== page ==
2. Strength is an excellent indicator of progress in the gym BUT not the only one and not necessarily the exclusively most important one.

  3. Again, although looking at yourself in the mirror, training performance, and body weight are likely the only necessary indicators of progress, there is no reason why FFBs cannot measure their BF% regularly (every 2-3 months) if they so choose unless it will hamper them psychologically.

  4. TRUE.

  5. This is also helpful for most FFBs.

  6. TRUE.

  7. TRUE.

  8. Again, this one depends on the individual. Most of the times is correct.

  9. This one is broscience at it's finest. There is no need to eat a complete protein source every 2 hours with chronometer-like precision. Reaching your overall planned intake of protein within the 24 hour period is most important. Also, "clean" is a f*cking stupid term as it is very difficult to define and the effect of one food is determined by it's placement in an overall diet.

  10. TRUE

Ok. Now that I've gone through each commandments, I realize that most of them are fairly decent, some depend on the individual, and one is plain wrong.


Great post for guys like me.

Between the two of you, you've made some really great points.

Id weigh in but at this point my opinion means fuck all, maybe in 6 months or so after some serious lifting ill throw my hat in.

Seriously though, great thread.


Well, my opinion should certainly be taken with a grain of salt. Most of my opinions at this point regarding this topic are shaped by a) my attempt at a bulk last year and b) stuff I've read on these boards over the past year and a half or so.

As far as Mr. Rider's objections:

To 1: I really strongly support the idea of monthly, and here's why: first off, FFBs tend to be pretty numbers-obsessed. We have wired ourselves to associate scale weight going up with negativity or failure. Our minds need to observe the improvements in the mirror as concomitant with increases in scale weight to forge a more healthy connection.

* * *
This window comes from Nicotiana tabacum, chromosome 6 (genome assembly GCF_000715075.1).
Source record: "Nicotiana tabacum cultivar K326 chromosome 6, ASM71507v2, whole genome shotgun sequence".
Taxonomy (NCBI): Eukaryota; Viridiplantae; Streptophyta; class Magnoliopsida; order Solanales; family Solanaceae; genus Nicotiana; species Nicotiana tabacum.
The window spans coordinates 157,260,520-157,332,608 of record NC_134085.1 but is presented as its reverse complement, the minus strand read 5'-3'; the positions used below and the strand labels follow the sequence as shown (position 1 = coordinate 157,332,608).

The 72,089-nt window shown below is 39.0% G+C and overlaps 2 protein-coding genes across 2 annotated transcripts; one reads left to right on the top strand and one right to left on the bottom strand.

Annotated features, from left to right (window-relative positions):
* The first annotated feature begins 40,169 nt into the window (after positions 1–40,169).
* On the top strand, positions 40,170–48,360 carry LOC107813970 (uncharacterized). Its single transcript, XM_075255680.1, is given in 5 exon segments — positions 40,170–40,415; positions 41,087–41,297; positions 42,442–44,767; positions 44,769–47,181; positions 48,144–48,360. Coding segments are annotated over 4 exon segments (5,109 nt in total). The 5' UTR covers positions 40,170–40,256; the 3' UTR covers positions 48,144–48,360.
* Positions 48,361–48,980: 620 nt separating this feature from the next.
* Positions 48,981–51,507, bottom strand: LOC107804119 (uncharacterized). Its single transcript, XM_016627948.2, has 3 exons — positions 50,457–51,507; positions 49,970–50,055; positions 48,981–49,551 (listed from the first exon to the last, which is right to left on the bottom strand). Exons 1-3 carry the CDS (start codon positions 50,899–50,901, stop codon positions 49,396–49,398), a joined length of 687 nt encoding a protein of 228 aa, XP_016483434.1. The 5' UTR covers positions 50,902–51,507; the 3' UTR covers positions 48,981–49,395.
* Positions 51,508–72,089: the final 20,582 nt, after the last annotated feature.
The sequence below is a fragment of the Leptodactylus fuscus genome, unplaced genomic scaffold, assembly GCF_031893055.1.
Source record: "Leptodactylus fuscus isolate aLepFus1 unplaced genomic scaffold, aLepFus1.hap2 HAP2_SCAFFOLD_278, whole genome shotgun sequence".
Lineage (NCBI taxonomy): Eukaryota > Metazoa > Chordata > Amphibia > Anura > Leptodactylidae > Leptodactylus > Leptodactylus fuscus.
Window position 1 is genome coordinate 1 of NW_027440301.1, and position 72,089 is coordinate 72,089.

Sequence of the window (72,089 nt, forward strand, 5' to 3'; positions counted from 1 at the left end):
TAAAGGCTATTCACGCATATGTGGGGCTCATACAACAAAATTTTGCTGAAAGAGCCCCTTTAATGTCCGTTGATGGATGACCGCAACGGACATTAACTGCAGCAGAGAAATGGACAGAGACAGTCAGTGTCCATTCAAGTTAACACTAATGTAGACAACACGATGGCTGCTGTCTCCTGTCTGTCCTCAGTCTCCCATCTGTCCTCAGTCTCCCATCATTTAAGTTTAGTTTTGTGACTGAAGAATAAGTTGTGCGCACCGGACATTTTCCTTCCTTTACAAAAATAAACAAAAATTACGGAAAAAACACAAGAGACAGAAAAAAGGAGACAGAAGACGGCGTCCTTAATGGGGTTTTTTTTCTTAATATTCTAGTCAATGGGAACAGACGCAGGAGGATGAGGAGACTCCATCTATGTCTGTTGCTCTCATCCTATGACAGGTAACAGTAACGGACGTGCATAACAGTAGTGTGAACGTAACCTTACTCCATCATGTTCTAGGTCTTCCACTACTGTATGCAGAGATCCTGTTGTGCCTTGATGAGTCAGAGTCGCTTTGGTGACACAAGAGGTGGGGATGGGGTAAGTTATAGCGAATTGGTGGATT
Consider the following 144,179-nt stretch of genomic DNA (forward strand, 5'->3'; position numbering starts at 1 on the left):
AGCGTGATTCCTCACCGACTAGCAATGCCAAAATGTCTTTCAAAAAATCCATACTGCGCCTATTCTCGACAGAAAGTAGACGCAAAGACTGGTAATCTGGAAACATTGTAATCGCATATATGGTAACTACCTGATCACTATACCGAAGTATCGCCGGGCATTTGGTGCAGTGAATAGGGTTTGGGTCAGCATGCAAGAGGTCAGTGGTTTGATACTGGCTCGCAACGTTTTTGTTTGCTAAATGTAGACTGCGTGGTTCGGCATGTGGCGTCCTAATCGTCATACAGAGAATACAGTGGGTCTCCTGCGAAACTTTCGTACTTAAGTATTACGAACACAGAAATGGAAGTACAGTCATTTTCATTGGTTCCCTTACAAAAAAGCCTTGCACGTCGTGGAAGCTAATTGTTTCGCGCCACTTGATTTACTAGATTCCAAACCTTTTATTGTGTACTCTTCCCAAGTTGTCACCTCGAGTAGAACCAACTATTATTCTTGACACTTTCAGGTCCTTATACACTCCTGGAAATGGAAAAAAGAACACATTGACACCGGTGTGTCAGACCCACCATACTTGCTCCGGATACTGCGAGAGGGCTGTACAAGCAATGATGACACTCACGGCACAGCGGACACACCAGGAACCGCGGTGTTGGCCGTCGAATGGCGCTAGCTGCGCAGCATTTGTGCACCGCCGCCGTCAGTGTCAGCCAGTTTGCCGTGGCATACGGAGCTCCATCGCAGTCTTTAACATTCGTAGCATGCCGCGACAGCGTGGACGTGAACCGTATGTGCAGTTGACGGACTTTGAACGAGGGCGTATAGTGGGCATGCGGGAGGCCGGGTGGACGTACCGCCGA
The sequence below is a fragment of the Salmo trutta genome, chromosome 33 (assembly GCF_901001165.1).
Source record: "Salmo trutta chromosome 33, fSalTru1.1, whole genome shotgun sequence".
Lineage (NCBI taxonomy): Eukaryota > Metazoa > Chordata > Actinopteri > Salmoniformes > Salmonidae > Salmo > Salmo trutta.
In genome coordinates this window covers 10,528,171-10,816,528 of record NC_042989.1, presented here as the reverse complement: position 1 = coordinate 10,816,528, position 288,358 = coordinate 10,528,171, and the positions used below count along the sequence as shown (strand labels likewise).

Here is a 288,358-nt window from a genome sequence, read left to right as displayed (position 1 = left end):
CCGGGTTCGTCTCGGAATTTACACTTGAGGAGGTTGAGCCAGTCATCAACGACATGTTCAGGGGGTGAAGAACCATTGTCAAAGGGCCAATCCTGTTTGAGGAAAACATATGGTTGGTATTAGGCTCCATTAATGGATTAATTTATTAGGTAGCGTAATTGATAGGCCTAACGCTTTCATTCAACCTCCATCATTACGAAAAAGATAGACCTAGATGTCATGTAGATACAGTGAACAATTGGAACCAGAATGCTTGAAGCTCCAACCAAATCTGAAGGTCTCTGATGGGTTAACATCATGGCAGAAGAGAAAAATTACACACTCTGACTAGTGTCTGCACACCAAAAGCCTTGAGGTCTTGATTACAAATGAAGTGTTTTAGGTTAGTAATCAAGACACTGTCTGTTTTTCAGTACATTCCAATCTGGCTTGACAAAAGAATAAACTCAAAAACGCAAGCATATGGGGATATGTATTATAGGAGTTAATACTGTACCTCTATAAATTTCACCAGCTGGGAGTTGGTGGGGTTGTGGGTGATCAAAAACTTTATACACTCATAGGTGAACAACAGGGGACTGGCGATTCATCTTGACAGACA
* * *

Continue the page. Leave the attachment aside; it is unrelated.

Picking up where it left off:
When I was bulking last year, I only gained 40 pounds. I remember weighing myself a whole lot (at first biweekly, then weekly, then daily). Not only was I looking at the wrong thing (should have been checking my progress mirror-wise and lift-wise), but I think that's the reason I only gained 40 pounds (although I did gain an essentially entirely lean 40).

To 2: Point taken. I guess I was just thinking about lift totals as a way to push off thinking about either scale weight or aesthetics initially (i.e. for the first month or two, to give your body a legit chance to adapt before someone goes cutting of his nose to spite his face).

To 3: Two to three months might be reasonable. I was thinking about six months more as an initial barrier cost of actually committing to bulking for the FFB. After the first six, then perhaps the 2-3 model might be better, with according increases in frequency as you want to fine tune or not.

To 9: For most FFBs, losing huge amounts of weight very often leads to an OCD relationship with food and diet. Making oneself adhere to strict 'bulking' restrictions (which is by many accounts an oxymoron) has two benefits for this group: a) it gives us a "plan" to feel like we're focusing on.

I think that we psychologically need that; b) it prevents the risk of undereating. As an additional benefit, a lot of FFBs have bad relationships with "fatty" or unhealthy foods--eating "clean" can alleviate those feelings without standing in the way of progress if done right.